As mid-March rolls around, the U.S. has reached its one-year anniversary of dealing with the turmoil caused by coronavirus. Over the course of that year, journalism has shifted and adapted heavily as COVID-19 has seeped itself into all aspects of coverage. Throughout Athens, multiple student and local news sources and publications have tirelessly covered the impact of COVID-19, and they all deserve a round of applause for their exhausting but essential work. 

COVID-19 has taken so many lives, impacted billions more, incited devastating economic decline, canceled the aspects of life that bring us joy and so much more, but despite those hardships, journalists far and wide have been striving to deliver informative news. 

When talking about the pandemic, things such as Zoom and working-from-home fatigue have been brought up. Something that’s not been so readily discussed is the second-hand trauma and exhaustion journalists feel from covering such harrowing stories. No, journalists aren’t on the frontline like the courageous doctors and nurses that are working diligently to save lives, but they have been there to report on countless deaths and stories circling COVID-19. 

Secondary trauma is a seemingly taboo topic to talk about amongst journalists, leading it to be something non-journalists don’t recognize at all. Journalists have gone into war zones, natural disasters, the aftermath of mass shootings and more, all in the name of reporting facts to the public. With the rise of social media and user-generated content, distressing content for journalists has only grown. By so frequently immersing oneself in these types of atmosphere, one is exposed to the trauma of these events -- sometimes without even knowing so. It’s important journalists talk about this trauma and seek help if need be to eradicate that stigma.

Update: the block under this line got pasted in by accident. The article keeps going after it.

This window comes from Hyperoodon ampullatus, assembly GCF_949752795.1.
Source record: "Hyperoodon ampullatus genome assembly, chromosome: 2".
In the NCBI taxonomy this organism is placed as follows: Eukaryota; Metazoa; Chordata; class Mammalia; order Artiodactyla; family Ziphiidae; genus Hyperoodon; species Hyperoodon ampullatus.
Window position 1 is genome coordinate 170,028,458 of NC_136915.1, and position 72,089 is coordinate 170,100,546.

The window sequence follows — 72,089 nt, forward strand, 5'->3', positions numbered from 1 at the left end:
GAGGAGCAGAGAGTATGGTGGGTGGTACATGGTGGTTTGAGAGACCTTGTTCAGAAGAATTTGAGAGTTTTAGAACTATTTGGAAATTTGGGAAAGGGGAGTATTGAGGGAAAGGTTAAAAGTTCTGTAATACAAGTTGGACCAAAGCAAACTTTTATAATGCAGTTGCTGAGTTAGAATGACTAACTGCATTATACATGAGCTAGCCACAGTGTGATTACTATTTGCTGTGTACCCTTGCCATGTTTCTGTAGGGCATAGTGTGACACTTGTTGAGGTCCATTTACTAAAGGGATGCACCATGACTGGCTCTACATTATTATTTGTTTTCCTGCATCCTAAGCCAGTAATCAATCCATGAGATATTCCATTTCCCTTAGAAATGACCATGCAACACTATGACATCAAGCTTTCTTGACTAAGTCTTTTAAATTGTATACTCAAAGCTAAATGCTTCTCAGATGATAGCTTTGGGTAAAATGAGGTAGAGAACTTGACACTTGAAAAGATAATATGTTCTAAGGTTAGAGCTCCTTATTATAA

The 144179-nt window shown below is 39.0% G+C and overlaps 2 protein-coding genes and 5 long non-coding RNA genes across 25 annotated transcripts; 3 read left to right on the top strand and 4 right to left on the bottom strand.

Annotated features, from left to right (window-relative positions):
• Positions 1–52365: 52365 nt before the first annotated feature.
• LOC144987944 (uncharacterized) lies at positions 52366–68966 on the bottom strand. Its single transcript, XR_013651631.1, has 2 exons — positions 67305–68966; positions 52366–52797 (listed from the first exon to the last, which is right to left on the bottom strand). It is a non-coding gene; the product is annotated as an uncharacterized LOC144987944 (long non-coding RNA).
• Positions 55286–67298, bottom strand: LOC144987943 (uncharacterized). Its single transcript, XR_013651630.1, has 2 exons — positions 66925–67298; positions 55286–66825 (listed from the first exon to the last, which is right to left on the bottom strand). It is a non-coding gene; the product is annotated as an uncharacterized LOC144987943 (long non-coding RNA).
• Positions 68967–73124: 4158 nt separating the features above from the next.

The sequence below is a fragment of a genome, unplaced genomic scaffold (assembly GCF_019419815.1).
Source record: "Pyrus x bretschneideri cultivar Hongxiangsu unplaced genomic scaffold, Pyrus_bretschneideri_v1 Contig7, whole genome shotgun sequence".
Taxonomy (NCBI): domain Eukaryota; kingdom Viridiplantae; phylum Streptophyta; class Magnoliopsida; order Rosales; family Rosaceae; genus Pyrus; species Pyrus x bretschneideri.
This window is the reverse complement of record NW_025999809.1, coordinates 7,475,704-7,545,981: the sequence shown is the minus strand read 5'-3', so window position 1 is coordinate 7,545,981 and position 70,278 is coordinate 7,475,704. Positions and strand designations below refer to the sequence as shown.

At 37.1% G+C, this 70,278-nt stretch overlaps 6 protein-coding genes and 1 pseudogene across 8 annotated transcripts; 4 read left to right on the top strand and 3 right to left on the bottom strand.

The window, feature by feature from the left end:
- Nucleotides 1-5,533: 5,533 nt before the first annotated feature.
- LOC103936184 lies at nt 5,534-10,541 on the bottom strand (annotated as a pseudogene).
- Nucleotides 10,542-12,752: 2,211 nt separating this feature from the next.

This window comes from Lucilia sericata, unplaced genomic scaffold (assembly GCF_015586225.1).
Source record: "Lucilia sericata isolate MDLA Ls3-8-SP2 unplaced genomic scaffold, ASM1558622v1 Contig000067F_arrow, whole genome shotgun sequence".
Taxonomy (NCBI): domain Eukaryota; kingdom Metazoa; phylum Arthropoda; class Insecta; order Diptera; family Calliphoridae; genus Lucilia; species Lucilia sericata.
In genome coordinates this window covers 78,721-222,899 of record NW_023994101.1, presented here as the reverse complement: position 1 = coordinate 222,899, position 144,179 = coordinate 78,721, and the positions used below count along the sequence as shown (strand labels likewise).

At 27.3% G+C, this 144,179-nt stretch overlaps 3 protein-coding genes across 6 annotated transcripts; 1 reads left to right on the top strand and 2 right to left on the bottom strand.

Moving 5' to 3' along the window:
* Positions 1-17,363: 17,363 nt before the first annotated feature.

With the coronavirus pandemic, I’d say it’s safe to argue that everyone in some way, shape or form has been traumatized by it. It’s not natural to halt life, pick up your job or schooling and move it to your home and go on complete lockdown or quarantine — nevertheless, that’s been what’s necessary to combat the deadly virus. But where some people have tried to disassociate from it all, journalists are heading straight into the line of fire. 

In Athens County alone, there have been 50 deaths and 4,711 cases, per The Post’s latest weekly update. Throughout the entire state of Ohio, there have been just under 18,000 deaths and roughly 845,000 cases. Covering so much death and sadness isn’t easy for journalists. 

Despite this, journalists carry on because the mission of their job is to deliver important, factual news to citizens. At the core of journalism is truth, and if journalists didn’t cover both the bad and good news, it would be a disservice. 

Recently, journalists got to celebrate by reporting on the expansion of COVID-19 vaccines in Ohio. As of March 29, anyone 16 and older can receive the vaccine in an effort to hopefully stop this virus. Active COVID-19 cases in both Athens County and all of Ohio are on a steady decline, but that doesn’t mean the pandemic is anywhere near over. Going forward, journalists will continue to be there to cover the highs and lows of the pandemic and it’s long-lasting impacts. 

Molly Schramm is a senior studying journalism at Ohio University and the editor-in-chief of The Post. Have questions? Email Molly at ms660416@ohio.edu or tweet her @_molly_731.